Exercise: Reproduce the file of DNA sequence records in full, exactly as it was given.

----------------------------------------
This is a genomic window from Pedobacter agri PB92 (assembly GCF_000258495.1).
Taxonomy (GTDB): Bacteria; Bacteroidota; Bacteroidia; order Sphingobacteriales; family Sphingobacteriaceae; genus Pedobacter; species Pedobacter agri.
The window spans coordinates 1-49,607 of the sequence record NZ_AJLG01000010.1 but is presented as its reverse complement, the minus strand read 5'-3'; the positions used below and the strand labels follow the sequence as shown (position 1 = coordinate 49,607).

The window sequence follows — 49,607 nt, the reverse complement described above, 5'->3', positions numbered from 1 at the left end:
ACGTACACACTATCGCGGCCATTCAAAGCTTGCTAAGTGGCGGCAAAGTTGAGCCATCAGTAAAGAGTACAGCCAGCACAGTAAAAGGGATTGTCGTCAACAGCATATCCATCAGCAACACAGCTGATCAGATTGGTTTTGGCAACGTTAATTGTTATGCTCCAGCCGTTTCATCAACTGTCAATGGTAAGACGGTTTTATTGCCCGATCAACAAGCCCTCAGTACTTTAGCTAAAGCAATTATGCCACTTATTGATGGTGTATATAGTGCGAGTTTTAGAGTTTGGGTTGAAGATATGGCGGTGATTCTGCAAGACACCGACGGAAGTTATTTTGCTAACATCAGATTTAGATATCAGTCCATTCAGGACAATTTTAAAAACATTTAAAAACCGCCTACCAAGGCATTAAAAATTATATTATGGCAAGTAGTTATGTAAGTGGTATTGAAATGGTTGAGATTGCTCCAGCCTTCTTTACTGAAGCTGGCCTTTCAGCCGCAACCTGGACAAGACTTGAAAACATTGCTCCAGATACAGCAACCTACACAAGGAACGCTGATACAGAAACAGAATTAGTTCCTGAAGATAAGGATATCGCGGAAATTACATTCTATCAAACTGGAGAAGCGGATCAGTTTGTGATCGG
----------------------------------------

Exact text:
This is a genomic window from Pedobacter agri PB92 (assembly GCF_000258495.1).
Taxonomy (GTDB): Bacteria; Bacteroidota; Bacteroidia; order Sphingobacteriales; family Sphingobacteriaceae; genus Pedobacter; species Pedobacter agri.
The window spans coordinates 1-49,607 of the sequence record NZ_AJLG01000010.1 but is presented as its reverse complement, the minus strand read 5'-3'; the positions used below and the strand labels follow the sequence as shown (position 1 = coordinate 49,607).

The window sequence follows — 49,607 nt, the reverse complement described above, 5'->3', positions numbered from 1 at the left end:
ACGTACACACTATCGCGGCCATTCAAAGCTTGCTAAGTGGCGGCAAAGTTGAGCCATCAGTAAAGAGTACAGCCAGCACAGTAAAAGGGATTGTCGTCAACAGCATATCCATCAGCAACACAGCTGATCAGATTGGTTTTGGCAACGTTAATTGTTATGCTCCAGCCGTTTCATCAACTGTCAATGGTAAGACGGTTTTATTGCCCGATCAACAAGCCCTCAGTACTTTAGCTAAAGCAATTATGCCACTTATTGATGGTGTATATAGTGCGAGTTTTAGAGTTTGGGTTGAAGATATGGCGGTGATTCTGCAAGACACCGACGGAAGTTATTTTGCTAACATCAGATTTAGATATCAGTCCATTCAGGACAATTTTAAAAACATTTAAAAACCGCCTACCAAGGCATTAAAAATTATATTATGGCAAGTAGTTATGTAAGTGGTATTGAAATGGTTGAGATTGCTCCAGCCTTCTTTACTGAAGCTGGCCTTTCAGCCGCAACCTGGACAAGACTTGAAAACATTGCTCCAGATACAGCAACCTACACAAGGAACGCTGATACAGAAACAGAATTAGTTCCTGAAGATAAGGATATCGCGGAAATTACATTCTATCAAACTGGAGAAGCGGATCAGTTTGTGATCGG